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Homer sometimes says the same line if you hit someone's car in The Simpsons: Hit & Run.
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 The Simpsons: Hit & Run (Video Game)
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In Ever After, as Danielle saves a servant named Maurice from being arrested over the Baroness' debts, Prince Henry asks her why she would do such a deed. Danielle replies that she believes in this trope, since "a servant is not a thief... and those who are cannot help themselves."
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Parodied in One-Punch Man, a criminal organization known as the Paradisers - lead by Hammerhead, go around causing trouble because of an unequal society divided by wealth, and the frustrations of labor. No-one listens to the leader's rants, and they only start paying attention to them when they're beating up heroes or knocking down buildings. Naturally, after running into Saitama, Hammerhead reveals that he's just a Lazy Bum refusing to work, and as Saitama spares him, he muses that he could've been like him (himself unemployed, and only doing hero work for a hobby). The anime goes further Saitama listening to the news report in the background discussing the Paradisers and how they could have arisen. An "expert" interviewed blames modern pop music for corrupting modern youth preventing them from getting "real" jobs like everyone else.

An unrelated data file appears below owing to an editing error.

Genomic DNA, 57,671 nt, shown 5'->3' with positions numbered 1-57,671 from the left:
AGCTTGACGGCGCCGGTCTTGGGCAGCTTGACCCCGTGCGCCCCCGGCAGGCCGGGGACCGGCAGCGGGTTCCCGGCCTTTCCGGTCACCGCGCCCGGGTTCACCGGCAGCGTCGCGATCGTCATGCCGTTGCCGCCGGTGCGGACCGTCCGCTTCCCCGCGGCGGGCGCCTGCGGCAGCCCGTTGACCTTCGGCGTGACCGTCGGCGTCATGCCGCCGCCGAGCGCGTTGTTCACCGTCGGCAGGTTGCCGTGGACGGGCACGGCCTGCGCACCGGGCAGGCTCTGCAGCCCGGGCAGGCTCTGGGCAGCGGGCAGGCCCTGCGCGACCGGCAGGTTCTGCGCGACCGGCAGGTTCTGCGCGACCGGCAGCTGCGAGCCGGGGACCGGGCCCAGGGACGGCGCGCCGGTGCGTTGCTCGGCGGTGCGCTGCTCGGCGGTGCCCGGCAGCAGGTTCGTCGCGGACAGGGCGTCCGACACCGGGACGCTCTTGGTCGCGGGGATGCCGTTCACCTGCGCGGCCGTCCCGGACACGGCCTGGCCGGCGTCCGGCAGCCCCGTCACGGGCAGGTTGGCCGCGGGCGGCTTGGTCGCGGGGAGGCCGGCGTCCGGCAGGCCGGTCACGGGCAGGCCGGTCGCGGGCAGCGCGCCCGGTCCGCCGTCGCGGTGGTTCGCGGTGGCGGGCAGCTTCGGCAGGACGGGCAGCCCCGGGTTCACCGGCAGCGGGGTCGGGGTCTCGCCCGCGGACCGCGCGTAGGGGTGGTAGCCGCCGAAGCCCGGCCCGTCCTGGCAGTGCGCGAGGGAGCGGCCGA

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Eva Lord from Sin City laughs at this trope once she's revealed as the Big Bad in A Dame To Kill For. She mentions that, if she were ever caught, people would be reluctant to call her evil. They would simply blame society.
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Done satirically in Grand Theft Auto: San Andreas. When the player beats or kills someone or steals a car, CJ will sometimes spout lines like "Don't blame me, blame society!"